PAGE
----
I’d suggest starting out with 2 nursing bras and purchasing these in the third trimester.  Remember that your breast size will increase once your milk comes in (about 2-4 days after your baby’s birth), so get comfortable, stretchy bras.  Then after your baby is about a week old, you can re-measure yourself and figure out what size you are.  At this point I suggest purchasing 2-4 more nursing bras.  Babies Bottoms and More does not currently carry nursing bras (as of September 2010) but we hope to in the future.  For now, here are some brands and links of nursing bras that I have found to be good ones:

http://www.bravadodesigns.com/ has lots of great breastfeeding info plus a great selection of nursing bras in ALL sizes.  These bras are designed to be nursing bras, not just regular bras with a nursing clip added on, but that doesn’t mean they’re not pretty, which I really like.  Their Original Nursing Bra is a great one to have on hand before your baby is born.  Another stretchy, comfortable nursing bra is the Carriwell Seamless Organic Cotton nursing bra.  We plan to carry this bra in-stock by January 2011.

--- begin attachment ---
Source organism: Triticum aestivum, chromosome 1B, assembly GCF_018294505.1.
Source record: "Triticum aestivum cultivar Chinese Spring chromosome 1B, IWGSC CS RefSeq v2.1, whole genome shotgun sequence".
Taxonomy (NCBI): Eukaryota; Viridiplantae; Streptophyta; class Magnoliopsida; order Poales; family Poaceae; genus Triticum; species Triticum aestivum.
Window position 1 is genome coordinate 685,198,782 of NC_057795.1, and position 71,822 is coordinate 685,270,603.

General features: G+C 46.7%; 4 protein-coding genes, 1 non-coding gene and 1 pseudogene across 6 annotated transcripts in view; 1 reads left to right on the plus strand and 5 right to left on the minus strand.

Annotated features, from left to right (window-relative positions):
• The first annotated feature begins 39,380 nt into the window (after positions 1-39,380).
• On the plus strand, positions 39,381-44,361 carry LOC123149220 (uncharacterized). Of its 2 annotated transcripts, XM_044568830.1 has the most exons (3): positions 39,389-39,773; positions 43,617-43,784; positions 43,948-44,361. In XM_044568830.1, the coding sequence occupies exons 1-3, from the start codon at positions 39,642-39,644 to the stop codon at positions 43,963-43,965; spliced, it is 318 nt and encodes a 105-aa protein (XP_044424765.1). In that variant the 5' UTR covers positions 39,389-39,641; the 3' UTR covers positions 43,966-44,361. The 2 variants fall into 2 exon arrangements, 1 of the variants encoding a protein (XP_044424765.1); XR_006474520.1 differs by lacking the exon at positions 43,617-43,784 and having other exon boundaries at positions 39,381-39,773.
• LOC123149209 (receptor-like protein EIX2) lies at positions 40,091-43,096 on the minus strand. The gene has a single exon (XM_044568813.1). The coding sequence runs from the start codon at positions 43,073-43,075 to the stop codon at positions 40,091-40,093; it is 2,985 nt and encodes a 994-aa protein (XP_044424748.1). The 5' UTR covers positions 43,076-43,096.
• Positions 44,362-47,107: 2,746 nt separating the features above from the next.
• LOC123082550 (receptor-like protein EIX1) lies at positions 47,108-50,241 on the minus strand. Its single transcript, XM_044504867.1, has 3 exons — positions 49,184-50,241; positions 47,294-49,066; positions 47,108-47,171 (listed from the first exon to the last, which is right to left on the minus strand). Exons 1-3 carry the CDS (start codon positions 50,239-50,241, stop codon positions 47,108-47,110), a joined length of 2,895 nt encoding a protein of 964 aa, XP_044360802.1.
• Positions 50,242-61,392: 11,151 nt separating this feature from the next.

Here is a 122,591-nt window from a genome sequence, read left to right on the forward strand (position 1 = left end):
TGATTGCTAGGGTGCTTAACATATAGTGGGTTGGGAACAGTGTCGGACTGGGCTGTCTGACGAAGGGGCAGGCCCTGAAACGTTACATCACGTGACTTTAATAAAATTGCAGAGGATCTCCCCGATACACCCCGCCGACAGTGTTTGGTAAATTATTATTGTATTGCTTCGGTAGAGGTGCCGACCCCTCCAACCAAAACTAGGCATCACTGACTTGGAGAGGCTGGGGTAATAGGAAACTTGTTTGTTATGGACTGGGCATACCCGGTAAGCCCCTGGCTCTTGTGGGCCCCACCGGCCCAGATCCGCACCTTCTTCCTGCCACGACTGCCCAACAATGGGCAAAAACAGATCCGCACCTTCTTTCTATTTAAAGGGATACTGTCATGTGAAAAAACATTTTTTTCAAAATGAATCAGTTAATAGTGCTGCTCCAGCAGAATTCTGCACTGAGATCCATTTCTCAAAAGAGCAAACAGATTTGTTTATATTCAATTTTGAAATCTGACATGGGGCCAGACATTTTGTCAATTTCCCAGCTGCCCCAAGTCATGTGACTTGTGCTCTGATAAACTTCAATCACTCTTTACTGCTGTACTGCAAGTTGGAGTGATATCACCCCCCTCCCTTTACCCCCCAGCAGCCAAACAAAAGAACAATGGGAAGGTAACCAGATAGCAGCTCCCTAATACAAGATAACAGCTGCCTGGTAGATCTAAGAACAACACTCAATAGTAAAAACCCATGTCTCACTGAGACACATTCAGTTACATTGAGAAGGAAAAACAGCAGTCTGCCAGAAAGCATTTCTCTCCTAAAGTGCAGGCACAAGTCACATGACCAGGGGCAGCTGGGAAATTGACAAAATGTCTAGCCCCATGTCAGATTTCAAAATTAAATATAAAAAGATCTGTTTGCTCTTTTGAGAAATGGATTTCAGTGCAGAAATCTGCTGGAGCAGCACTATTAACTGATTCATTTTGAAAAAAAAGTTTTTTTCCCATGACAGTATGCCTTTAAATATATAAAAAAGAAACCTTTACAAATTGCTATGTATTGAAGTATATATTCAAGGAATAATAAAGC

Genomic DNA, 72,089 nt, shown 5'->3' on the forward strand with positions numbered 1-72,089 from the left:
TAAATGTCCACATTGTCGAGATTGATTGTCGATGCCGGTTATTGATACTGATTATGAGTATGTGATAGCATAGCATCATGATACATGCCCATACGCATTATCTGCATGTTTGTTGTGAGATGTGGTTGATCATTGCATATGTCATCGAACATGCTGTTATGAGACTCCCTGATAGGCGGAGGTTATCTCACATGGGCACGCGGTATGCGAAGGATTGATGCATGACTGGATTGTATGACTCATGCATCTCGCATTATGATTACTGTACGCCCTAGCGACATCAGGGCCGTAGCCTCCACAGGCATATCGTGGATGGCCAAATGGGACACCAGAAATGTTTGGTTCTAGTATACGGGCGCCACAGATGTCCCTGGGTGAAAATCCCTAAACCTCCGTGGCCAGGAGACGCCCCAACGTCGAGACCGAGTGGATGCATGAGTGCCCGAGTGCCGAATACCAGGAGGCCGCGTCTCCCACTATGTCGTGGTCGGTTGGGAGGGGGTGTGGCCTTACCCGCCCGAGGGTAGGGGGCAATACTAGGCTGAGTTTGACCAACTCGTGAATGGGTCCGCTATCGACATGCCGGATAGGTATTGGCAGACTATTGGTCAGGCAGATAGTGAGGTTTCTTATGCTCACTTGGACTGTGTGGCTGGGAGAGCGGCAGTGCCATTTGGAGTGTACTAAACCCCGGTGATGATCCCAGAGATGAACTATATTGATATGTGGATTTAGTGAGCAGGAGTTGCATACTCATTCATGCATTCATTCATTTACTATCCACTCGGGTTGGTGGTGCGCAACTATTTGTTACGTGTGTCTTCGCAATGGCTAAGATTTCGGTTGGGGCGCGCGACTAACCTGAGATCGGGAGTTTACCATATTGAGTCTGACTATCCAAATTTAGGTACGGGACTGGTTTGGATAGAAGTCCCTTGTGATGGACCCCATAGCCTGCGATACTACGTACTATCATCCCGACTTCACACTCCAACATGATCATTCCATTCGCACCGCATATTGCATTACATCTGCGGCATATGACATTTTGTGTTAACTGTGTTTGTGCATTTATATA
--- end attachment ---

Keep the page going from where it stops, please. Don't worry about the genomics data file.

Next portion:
Carriwell Seamless Organic Nursing Bra

Another brand I like is Medela.  I have several of their underwire nursing bras.  Normally, as a nursing mom, you need to stay away from underwires as they are more likely to lead to plugged ducts, but Medela makes their underwires differently to reduce that risk.  I like the support an underwire gives and the fact that when I’m wearing this bra, my clothes all fit normally.  Click on the link to see it here: http://www.medelabreastfeedingus.com/products/intimate-apparel/325/seamless-underwire-nursing-bra-nude

And finally, a nursing bra company that I have just discovered, HOTmilk!  How many of you mamas have ever seen nursing and maternity bras in black satin, royal blue sheer mesh, or red lace?  I didn’t think so!  HOTmilk has all of these and more, in a full range of sizes beyond the normal A-D cups. 

Nipple Creams